Everyone didn’t believe Susan when she said that Mr. Smith, her teacher, was an alien. Well everyone except for Peter, but he thought it was a game at first. Mr. Smith was VERY STRANGE. He didn’t like music or people anywhere near his house. When Susan and Peter discover Mr. Smith’s evil plans, it is up to them to stop him!
I thought this book was really weird and I don’t really like the characters in it. I also didn’t like how everyone in the book seemed to be turning into their opposite. I know that there is a whole series of the “My Teacher” books by Mr. Coville and that the books are pretty popular. You can find out more about the books at www.brucecoville.com . I looked at some of the reviews others have given the books and other people really like them, so they may be worth a try for you. The book was an easy read and wasn’t too scary so I think it would be OK for younger kids.
I give the book 2 out of 5 book worms.
HEY Batta Batta Swing! : The Wild Old Days of Baseball
By Sally Cook and James Charlton
Illustrated by Ross MacDonald
Published in 2007 by Margaret K. McElderry Books
56 pages – Ages 4-9
First I have to say I REALLY like baseball (GO PHILLIES!), so any book about baseball really interests me. This book is different from other books I’ve read about baseball because it tells about baseball in its early days. It tells about the history of baseball in a way kids would find interesting. It compares how the game was played when it was first invented and how it is played today. Like did you know that the players used to wear uniforms that showed what position they played rather than what team they played for?!? It also tells about how some of the players tried to cheat a bit like cutting the strings on a baseball to throw a good curve or hollowing out a bat and filling it with cork to make the bat lighter. You can also learn a lot of baseball terms too like “can of corn” and “heater” and about the original teams and players. The book explains how baseball used to be played in a fun and interesting way and even if you aren’t too interested in baseball, its neat to learn how a game like baseball changes over the years. The illustrations are great and funny. Even if a kid can’t read yet it is a good book to read to kids and if you can read I recommend it!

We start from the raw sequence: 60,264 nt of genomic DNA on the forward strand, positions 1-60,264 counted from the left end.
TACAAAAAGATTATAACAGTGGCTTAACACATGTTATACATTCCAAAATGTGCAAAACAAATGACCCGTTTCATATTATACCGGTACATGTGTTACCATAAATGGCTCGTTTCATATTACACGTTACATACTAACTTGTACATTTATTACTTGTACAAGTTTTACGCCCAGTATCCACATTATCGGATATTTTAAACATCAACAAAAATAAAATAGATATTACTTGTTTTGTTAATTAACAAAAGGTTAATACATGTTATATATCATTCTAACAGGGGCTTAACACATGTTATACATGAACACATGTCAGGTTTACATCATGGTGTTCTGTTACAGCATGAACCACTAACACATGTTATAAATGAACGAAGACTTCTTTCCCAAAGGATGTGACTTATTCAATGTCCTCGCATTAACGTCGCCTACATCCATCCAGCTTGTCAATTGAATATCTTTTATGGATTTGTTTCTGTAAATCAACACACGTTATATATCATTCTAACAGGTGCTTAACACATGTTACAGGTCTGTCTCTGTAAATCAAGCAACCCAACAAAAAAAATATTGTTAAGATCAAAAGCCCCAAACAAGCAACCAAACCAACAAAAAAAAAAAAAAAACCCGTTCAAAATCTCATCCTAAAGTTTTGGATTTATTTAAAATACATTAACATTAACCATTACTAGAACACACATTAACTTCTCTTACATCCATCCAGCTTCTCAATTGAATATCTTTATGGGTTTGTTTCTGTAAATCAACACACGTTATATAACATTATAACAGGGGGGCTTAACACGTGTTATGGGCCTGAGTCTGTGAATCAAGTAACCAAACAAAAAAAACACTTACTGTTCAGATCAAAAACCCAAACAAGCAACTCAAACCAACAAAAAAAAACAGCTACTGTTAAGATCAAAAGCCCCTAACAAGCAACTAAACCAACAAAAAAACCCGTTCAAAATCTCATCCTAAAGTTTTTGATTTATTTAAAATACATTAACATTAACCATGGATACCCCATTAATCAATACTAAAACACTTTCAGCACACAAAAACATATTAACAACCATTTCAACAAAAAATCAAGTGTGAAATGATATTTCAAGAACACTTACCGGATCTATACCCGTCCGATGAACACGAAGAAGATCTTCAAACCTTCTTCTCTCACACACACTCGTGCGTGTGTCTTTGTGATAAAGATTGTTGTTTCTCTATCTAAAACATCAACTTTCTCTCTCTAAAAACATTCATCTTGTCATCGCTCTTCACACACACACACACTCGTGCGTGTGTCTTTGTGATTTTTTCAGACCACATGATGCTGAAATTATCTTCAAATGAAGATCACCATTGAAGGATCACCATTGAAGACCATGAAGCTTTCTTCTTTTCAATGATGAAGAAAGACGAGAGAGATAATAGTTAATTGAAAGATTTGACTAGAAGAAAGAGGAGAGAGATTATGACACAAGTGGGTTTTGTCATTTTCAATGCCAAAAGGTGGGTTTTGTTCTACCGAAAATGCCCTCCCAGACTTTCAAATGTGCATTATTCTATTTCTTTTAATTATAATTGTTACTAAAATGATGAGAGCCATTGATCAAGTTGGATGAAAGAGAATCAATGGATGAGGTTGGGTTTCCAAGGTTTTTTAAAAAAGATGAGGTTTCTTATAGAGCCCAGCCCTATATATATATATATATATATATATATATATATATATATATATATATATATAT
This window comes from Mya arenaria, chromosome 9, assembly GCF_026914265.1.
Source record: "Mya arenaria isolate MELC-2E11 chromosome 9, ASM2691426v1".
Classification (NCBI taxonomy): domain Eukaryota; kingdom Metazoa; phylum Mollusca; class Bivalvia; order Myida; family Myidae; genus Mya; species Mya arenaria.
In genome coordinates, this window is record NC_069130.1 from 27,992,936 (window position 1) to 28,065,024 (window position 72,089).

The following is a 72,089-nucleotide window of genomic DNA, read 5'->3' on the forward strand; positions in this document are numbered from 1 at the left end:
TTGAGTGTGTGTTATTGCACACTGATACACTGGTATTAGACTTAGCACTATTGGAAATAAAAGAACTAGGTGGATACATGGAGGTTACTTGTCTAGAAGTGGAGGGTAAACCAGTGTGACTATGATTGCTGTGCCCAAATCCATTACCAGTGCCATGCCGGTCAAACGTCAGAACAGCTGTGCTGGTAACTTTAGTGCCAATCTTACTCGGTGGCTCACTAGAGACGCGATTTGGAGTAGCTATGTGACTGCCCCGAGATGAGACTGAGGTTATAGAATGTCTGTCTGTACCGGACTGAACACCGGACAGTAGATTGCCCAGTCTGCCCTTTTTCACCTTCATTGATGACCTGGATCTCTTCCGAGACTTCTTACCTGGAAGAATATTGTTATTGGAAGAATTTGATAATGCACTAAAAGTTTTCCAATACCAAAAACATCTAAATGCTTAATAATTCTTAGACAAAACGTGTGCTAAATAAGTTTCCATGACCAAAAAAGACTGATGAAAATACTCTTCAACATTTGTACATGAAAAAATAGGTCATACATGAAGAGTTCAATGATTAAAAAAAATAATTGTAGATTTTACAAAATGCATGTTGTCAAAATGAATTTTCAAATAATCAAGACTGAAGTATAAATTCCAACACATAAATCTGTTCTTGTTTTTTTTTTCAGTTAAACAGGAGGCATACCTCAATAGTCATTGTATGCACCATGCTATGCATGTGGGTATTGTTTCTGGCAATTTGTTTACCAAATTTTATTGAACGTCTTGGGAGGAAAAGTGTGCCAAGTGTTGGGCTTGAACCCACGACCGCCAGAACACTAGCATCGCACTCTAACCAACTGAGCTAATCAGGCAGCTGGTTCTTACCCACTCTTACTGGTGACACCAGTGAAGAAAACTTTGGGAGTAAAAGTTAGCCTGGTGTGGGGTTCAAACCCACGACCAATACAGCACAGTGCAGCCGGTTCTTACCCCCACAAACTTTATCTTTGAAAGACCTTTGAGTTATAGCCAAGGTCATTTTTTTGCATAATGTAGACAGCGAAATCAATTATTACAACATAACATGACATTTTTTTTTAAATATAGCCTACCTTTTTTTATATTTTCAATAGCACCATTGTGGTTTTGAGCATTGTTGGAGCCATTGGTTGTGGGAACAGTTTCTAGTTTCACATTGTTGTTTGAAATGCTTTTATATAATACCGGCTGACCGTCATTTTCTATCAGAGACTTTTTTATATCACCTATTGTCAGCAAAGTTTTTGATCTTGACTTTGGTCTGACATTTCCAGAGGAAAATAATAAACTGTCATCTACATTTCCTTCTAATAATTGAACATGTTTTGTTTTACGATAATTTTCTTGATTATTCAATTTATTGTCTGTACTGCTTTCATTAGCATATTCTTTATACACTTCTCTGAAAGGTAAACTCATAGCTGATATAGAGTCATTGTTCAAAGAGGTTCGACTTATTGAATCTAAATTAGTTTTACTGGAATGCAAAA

I give the book 5 out of 5 book worms!
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Legwork (an E-book)
By Roland Smith
Published June 2011 by Roland Smith INC
Ages 9-12 : about 26,000 words
Briggs never thought becoming friends with his new neighbor, Theodore, would send him to Montana to save a kidnapped 4-year old from her evil aunt. As it turns out, Theodore, who appears to be only a kid who happens to be confined to a wheelchair and has a room full of computers and electronic equipment, is also a partner in a detective agency. Theodore recruits Briggs to help him solve his latest case, finding the missing girl. Briggs finds himself on an amazing adventure. Briggs realizes sacrifices must be made -from having his head shaved to carrying around a 4-year old girl. Can Briggs complete his mission and get back home before his parents find out?
This is the first true e-book I have read. It only comes in e-book form (I read the kindle version but you can get it in all versions from Smashwords). This book is funny and exciting. I couldn’t put the book down and read it in 2 days (YAHOO for summer vacation!). The book would be good for younger advanced readers. Besides the Hardy Boys mysteries (the older ones, I’m not fond of the New Hardy Boys), I really haven’t found many detective stories I like, but this one is great! I hope Mr. Smith writes a second book with Briggs and Theodore. You can learn more about Roland Smith, Legwork and his other books at www.rolandsmith.com.
I give Legwork 5 out of 5 book worms!